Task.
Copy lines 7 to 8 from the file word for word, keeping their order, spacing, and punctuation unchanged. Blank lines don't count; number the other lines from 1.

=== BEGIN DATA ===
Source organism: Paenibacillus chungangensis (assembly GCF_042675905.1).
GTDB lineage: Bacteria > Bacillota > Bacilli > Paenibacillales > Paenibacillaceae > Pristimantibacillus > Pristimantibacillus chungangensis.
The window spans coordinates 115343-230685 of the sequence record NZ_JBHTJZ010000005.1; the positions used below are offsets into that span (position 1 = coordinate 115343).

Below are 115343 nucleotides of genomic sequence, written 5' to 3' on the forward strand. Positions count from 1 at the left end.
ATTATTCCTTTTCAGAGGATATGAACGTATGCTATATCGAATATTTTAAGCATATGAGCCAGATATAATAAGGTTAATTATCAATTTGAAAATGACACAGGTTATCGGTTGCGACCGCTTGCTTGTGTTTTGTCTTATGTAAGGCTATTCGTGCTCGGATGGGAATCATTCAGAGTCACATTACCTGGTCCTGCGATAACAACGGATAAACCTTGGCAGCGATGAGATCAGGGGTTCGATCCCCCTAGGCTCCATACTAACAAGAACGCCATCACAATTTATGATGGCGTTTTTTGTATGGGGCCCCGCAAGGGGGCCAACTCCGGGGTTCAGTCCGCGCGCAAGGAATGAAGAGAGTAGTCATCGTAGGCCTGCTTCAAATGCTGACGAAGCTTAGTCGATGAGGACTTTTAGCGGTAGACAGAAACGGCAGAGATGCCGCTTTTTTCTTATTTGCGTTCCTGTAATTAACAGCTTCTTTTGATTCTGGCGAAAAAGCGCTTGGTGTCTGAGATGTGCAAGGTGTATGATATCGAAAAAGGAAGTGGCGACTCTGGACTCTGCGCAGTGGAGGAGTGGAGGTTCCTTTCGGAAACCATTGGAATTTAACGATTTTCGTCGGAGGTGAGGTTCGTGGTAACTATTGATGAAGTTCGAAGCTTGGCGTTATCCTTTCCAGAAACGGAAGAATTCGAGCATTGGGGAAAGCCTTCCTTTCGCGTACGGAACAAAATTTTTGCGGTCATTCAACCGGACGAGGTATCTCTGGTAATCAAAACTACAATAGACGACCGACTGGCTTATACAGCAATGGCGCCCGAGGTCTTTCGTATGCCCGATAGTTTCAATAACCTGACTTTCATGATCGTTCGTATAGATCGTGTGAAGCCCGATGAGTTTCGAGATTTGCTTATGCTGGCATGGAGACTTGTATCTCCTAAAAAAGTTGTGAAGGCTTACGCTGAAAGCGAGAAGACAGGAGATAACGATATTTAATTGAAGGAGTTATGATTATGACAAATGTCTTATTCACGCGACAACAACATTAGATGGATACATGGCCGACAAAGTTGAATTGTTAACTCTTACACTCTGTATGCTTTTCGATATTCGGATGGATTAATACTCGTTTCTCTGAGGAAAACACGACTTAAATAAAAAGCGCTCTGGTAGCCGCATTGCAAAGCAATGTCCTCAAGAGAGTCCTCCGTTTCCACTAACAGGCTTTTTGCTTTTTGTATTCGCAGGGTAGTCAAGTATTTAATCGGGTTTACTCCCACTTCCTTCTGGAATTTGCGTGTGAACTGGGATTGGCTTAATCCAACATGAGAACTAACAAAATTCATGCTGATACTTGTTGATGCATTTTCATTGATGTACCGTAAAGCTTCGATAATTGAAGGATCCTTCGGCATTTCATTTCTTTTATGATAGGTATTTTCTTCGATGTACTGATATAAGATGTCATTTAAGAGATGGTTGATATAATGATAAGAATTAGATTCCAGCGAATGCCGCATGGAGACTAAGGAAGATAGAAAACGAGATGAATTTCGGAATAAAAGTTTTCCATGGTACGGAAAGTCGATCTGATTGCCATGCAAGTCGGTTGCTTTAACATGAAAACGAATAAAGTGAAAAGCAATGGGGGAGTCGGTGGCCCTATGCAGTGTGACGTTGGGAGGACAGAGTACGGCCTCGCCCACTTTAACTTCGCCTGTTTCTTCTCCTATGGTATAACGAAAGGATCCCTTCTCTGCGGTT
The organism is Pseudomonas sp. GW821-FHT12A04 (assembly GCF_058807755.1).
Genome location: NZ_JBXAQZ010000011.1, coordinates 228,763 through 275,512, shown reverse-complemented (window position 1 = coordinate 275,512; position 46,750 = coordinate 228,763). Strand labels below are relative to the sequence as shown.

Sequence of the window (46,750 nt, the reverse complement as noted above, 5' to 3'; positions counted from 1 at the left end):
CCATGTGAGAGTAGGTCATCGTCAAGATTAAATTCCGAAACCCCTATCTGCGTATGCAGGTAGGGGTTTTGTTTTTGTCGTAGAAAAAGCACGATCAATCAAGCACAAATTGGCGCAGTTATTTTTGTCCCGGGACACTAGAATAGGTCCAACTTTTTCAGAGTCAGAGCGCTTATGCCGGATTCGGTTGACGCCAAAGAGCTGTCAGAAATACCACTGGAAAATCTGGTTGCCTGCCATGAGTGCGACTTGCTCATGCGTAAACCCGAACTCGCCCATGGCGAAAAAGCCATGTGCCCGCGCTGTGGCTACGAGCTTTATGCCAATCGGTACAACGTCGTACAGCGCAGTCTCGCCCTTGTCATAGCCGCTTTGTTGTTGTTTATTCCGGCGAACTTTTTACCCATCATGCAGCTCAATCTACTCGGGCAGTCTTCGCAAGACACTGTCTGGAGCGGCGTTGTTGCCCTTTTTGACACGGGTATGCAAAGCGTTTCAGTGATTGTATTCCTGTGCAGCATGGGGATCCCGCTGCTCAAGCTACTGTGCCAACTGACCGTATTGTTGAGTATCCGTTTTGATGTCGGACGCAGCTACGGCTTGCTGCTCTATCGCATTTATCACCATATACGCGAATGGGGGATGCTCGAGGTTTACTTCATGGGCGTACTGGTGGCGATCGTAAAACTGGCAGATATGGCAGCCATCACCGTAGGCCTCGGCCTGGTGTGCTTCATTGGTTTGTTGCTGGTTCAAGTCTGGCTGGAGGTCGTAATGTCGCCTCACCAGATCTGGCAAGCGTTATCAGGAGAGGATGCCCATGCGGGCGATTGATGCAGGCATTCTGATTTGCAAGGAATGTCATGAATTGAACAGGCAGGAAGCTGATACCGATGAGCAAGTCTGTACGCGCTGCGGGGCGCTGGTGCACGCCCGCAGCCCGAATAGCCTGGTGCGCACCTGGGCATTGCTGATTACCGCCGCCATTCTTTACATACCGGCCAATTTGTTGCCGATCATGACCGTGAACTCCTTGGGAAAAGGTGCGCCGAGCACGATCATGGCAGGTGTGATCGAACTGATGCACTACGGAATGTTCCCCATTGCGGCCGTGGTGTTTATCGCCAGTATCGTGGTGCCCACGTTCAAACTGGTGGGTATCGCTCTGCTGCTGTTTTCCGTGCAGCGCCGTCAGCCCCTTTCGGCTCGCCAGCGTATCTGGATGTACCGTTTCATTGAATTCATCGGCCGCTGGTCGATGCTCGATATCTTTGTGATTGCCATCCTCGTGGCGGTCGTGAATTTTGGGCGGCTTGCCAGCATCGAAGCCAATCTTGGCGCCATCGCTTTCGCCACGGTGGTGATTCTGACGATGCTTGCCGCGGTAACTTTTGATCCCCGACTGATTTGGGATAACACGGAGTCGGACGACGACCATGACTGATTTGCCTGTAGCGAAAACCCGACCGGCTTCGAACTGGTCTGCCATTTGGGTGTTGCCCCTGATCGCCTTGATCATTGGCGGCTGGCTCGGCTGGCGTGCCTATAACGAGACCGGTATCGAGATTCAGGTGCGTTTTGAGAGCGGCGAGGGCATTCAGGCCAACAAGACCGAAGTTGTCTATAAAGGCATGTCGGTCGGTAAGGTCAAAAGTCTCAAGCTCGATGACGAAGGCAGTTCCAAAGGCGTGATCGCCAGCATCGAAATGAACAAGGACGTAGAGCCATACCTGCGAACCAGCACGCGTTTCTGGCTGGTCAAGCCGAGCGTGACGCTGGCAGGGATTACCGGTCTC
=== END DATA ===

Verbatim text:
Genome location: NZ_JBXAQZ010000011.1, coordinates 228,763 through 275,512, shown reverse-complemented (window position 1 = coordinate 275,512; position 46,750 = coordinate 228,763). Strand labels below are relative to the sequence as shown.

Sequence of the window (46,750 nt, the reverse complement as noted above, 5' to 3'; positions counted from 1 at the left end):